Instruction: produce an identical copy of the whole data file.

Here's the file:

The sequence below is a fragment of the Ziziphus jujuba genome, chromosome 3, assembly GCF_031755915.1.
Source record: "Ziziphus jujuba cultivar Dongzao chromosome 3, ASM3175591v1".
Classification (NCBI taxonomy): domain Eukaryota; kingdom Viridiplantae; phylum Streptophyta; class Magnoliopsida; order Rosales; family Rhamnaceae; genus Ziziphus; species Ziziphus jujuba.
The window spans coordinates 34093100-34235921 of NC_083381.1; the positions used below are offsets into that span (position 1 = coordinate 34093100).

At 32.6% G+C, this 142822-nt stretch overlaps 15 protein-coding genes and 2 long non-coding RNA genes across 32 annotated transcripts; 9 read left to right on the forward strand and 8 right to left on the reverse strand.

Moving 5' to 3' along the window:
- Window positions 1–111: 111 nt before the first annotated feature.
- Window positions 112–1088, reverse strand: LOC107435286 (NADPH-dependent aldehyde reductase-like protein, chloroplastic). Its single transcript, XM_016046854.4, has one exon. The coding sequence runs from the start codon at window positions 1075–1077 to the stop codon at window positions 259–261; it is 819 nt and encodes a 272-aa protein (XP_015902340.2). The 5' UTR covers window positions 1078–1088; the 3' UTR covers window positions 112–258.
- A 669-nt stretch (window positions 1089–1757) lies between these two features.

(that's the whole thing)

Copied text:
The sequence below is a fragment of the Ziziphus jujuba genome, chromosome 3, assembly GCF_031755915.1.
Source record: "Ziziphus jujuba cultivar Dongzao chromosome 3, ASM3175591v1".
Classification (NCBI taxonomy): domain Eukaryota; kingdom Viridiplantae; phylum Streptophyta; class Magnoliopsida; order Rosales; family Rhamnaceae; genus Ziziphus; species Ziziphus jujuba.
The window spans coordinates 34093100-34235921 of NC_083381.1; the positions used below are offsets into that span (position 1 = coordinate 34093100).

At 32.6% G+C, this 142822-nt stretch overlaps 15 protein-coding genes and 2 long non-coding RNA genes across 32 annotated transcripts; 9 read left to right on the forward strand and 8 right to left on the reverse strand.

Moving 5' to 3' along the window:
- Window positions 1–111: 111 nt before the first annotated feature.
- Window positions 112–1088, reverse strand: LOC107435286 (NADPH-dependent aldehyde reductase-like protein, chloroplastic). Its single transcript, XM_016046854.4, has one exon. The coding sequence runs from the start codon at window positions 1075–1077 to the stop codon at window positions 259–261; it is 819 nt and encodes a 272-aa protein (XP_015902340.2). The 5' UTR covers window positions 1078–1088; the 3' UTR covers window positions 112–258.
- A 669-nt stretch (window positions 1089–1757) lies between these two features.